While Denmark's official work week is 37 hours long, the Odsherred Municipality implemented a four-day, 35-hour workweek in 2019.
Finland's Prime Minister called for the implementation of either four-day workweeks or six-hour workdays in August of 2019. However, despite wishful internet rumors that claim otherwise, it was a call to action, not an official degree, and actual adoption of a four-day workweek in the country has been slow.
More than 150 companies in Germany have switched to a four-day week, and a recent survey indicated that 71% of German companies favored it. So does the country's largest trade union, IG Metall.
Iceland tested four-day, 35-36-hour weeks from 2015-2019 with more than 2,500 employees, or roughly 1% of the country's total workforce. Participating employers included police departments, schools, and the Reykjavik mayor's office, and employees kept their same salary. The test was considered a huge success. Productivity stayed the same or improved, work-life balance improved, burnout and stress fell, and office expenses such as electricity dropped as well. Now, roughly 86% of Icelanders work four-day weeks.
While four-day weeks have yet to be officially implemented by Ireland's government, they are the subject of much discussion. In a March 2022 survey of 1500 Irish professionals, 54% of respondents believed a four-day workweek will be normal within five years. A six-month trial in 2022 used the 100-80-100 model and included at least 20 companies. Roughly 6% of Ireland's companies have already adopted a four-day week either permanently (4%) or on a trial basis (2%).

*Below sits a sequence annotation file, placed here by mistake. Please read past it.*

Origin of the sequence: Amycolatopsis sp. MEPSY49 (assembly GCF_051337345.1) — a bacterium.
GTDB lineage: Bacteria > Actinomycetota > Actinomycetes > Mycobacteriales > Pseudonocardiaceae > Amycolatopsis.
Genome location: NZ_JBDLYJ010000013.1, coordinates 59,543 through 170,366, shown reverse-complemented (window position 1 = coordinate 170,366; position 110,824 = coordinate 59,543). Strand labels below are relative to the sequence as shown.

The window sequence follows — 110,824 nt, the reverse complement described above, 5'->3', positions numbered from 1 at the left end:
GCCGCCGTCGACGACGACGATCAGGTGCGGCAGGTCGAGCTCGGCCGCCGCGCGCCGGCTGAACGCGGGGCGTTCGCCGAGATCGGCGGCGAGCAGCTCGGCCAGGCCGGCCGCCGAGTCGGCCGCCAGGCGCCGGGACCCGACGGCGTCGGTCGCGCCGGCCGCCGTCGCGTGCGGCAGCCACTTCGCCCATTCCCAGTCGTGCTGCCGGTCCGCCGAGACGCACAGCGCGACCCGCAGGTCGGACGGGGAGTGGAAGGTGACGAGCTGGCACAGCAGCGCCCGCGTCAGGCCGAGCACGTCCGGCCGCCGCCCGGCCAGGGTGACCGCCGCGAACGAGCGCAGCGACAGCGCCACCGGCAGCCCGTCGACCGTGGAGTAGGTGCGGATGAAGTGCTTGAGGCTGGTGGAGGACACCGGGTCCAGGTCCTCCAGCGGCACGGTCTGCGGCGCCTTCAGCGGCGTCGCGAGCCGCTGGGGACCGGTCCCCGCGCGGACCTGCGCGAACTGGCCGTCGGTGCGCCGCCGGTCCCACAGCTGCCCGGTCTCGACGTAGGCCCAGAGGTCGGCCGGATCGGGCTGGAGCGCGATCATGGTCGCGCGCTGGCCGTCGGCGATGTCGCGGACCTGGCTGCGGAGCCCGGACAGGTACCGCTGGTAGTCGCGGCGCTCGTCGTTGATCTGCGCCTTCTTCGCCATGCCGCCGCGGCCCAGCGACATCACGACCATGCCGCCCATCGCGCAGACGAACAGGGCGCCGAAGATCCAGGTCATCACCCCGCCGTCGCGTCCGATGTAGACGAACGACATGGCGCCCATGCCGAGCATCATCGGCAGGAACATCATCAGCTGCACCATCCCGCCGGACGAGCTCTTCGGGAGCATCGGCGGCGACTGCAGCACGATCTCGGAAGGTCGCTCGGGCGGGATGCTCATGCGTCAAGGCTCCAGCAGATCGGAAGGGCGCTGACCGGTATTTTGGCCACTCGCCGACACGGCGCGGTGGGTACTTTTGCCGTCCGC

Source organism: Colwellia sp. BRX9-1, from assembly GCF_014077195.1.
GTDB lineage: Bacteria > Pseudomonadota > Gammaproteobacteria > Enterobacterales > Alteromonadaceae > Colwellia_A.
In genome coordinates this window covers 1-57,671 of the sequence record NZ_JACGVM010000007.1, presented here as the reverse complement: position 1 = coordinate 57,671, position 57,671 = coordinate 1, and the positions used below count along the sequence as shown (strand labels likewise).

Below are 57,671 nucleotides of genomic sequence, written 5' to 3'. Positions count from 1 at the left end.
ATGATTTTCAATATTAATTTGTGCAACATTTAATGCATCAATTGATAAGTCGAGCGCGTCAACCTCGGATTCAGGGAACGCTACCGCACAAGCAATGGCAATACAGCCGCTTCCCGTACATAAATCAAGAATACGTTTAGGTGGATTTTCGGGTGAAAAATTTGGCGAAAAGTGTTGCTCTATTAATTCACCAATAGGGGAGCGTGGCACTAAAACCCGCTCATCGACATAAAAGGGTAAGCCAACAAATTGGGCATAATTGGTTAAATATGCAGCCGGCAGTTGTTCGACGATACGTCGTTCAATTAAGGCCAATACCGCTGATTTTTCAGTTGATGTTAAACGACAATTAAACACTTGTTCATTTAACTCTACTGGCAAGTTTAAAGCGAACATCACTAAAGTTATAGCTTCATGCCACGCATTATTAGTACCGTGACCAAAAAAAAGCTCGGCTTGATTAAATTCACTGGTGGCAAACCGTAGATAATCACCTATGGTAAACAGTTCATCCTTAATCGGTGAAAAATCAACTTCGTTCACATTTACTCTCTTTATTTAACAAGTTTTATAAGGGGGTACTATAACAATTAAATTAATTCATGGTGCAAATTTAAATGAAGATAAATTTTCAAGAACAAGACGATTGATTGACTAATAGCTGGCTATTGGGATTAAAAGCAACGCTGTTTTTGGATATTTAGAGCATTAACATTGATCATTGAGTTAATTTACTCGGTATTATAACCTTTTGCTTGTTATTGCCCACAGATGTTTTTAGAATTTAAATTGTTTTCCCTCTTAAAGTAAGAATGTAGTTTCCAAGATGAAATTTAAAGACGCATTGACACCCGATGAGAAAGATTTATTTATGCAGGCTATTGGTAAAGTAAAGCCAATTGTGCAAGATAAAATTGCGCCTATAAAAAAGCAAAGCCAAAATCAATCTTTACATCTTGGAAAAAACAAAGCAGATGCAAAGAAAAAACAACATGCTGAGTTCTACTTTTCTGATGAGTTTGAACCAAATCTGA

Microsoft Japan tested a four-day week in 2019, keeping employees at the same salary, but with 3-day weekends. Productivity spiked by 39.9%. Although Japan's culture is traditionally very work-minded, the Japanese government seeks to foster a better culture and social balance and reduce the tendency for employees to overwork themselves to death. As such, Japan's government has encouraged four-day weeks since June 2021. As of late 2022, roughly 8.5% of companies had adopted the concept, but some are also reducing salaries by 20%.
Starting in 2023, Lithuanians who have children at age 3 or lower will be eligible to work four-day weeks.
Netherlands has had a short average work week (29 hours) since the early 1990s, and has many part-time workers. Companies like Dell and Canon have implemented 32-hour options for workers (though Dell also reduced salaries by 20%), and more official trials are likely.